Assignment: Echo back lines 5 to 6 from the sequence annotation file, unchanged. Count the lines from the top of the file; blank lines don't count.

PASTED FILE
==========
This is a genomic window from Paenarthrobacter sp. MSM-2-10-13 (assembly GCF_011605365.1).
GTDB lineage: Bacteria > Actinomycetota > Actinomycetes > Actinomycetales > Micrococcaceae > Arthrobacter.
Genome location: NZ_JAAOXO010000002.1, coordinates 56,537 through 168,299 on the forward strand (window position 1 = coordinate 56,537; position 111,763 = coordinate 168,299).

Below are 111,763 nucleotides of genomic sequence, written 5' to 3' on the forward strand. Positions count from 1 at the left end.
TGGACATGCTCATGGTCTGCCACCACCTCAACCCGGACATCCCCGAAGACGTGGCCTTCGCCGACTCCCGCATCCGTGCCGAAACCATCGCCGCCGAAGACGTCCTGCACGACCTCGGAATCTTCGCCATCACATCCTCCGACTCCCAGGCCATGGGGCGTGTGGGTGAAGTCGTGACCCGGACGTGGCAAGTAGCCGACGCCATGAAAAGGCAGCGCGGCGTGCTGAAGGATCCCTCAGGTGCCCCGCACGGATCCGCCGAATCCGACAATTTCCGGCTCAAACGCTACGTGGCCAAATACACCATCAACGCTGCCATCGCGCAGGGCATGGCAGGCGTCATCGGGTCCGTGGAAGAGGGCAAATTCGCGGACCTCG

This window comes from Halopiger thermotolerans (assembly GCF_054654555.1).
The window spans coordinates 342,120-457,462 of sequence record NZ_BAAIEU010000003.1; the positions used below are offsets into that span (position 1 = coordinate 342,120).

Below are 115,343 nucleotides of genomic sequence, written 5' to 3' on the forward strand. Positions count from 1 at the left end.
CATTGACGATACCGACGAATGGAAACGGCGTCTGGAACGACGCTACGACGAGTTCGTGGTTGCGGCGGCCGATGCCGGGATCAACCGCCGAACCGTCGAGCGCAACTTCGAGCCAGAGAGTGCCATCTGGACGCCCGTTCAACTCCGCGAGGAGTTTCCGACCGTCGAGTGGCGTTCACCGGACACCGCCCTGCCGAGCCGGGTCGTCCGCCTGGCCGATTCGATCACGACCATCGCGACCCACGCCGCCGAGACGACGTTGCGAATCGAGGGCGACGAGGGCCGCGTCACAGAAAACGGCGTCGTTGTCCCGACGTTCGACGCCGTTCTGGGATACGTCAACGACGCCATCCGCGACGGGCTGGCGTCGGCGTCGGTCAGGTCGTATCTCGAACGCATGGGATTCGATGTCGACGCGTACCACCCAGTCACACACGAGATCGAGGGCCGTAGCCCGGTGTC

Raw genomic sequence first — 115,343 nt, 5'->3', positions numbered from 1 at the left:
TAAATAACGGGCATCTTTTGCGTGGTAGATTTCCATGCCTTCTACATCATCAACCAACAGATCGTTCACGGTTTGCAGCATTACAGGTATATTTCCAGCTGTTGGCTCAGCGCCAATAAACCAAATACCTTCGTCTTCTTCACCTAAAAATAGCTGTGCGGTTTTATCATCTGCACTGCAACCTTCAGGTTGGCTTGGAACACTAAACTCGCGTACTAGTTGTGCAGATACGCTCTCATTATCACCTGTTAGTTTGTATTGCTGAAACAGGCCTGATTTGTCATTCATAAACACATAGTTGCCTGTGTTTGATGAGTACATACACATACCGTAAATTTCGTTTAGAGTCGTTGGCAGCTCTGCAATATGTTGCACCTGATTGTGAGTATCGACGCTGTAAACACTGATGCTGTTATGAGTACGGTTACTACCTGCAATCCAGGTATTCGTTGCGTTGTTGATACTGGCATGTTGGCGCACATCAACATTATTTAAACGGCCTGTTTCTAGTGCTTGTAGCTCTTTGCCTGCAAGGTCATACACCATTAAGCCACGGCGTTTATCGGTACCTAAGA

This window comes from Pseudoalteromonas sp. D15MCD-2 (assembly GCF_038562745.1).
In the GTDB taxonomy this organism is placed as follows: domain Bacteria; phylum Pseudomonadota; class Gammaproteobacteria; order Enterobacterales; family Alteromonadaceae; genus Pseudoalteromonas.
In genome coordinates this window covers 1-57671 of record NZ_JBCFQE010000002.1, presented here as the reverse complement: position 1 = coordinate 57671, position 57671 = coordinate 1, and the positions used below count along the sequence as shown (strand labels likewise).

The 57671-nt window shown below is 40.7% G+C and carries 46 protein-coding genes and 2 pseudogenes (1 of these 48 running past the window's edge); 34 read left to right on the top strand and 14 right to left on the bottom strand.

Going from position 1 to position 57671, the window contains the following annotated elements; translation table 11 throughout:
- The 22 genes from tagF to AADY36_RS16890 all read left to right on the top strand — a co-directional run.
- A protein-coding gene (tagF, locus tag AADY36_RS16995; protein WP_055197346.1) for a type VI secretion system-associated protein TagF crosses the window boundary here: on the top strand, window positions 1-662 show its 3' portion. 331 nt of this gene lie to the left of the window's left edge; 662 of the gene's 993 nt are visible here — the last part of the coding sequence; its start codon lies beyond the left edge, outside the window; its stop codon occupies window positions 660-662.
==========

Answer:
TGGACATGCTCATGGTCTGCCACCACCTCAACCCGGACATCCCCGAAGACGTGGCCTTCGCCGACTCCCGCATCCGTGCCGAAACCATCGCCGCCGAAGACGTCCTGCACGACCTCGGAATCTTCGCCATCACATCCTCCGACTCCCAGGCCATGGGGCGTGTGGGTGAAGTCGTGACCCGGACGTGGCAAGTAGCCGACGCCATGAAAAGGCAGCGCGGCGTGCTGAAGGATCCCTCAGGTGCCCCGCACGGATCCGCCGAATCCGACAATTTCCGGCTCAAACGCTACGTGGCCAAATACACCATCAACGCTGCCATCGCGCAGGGCATGGCAGGCGTCATCGGGTCCGTGGAAGAGGGCAAATTCGCGGACCTCG

This window comes from Halopiger thermotolerans (assembly GCF_054654555.1).